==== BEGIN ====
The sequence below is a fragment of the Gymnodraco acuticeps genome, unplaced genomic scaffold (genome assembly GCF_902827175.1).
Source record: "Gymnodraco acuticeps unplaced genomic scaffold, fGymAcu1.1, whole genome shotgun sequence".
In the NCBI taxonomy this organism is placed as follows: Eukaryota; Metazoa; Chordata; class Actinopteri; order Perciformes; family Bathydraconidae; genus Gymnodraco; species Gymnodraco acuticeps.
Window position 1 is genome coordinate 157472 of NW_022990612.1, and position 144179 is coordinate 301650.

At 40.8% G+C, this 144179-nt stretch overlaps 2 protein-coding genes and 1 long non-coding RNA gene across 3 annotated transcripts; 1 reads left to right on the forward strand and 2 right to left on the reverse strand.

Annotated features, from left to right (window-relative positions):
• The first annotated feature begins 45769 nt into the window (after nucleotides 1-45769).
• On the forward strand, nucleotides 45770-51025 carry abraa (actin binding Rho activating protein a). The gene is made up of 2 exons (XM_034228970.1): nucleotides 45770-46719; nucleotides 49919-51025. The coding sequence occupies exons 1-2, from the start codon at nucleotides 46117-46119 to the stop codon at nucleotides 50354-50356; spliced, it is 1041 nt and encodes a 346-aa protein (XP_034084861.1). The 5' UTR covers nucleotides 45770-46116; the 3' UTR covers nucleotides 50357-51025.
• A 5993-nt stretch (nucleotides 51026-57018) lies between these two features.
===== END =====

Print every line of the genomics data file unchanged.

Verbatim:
The sequence below is a fragment of the Gymnodraco acuticeps genome, unplaced genomic scaffold (genome assembly GCF_902827175.1).
Source record: "Gymnodraco acuticeps unplaced genomic scaffold, fGymAcu1.1, whole genome shotgun sequence".
In the NCBI taxonomy this organism is placed as follows: Eukaryota; Metazoa; Chordata; class Actinopteri; order Perciformes; family Bathydraconidae; genus Gymnodraco; species Gymnodraco acuticeps.
Window position 1 is genome coordinate 157472 of NW_022990612.1, and position 144179 is coordinate 301650.

At 40.8% G+C, this 144179-nt stretch overlaps 2 protein-coding genes and 1 long non-coding RNA gene across 3 annotated transcripts; 1 reads left to right on the forward strand and 2 right to left on the reverse strand.

Annotated features, from left to right (window-relative positions):
• The first annotated feature begins 45769 nt into the window (after nucleotides 1-45769).
• On the forward strand, nucleotides 45770-51025 carry abraa (actin binding Rho activating protein a). The gene is made up of 2 exons (XM_034228970.1): nucleotides 45770-46719; nucleotides 49919-51025. The coding sequence occupies exons 1-2, from the start codon at nucleotides 46117-46119 to the stop codon at nucleotides 50354-50356; spliced, it is 1041 nt and encodes a 346-aa protein (XP_034084861.1). The 5' UTR covers nucleotides 45770-46116; the 3' UTR covers nucleotides 50357-51025.
• A 5993-nt stretch (nucleotides 51026-57018) lies between these two features.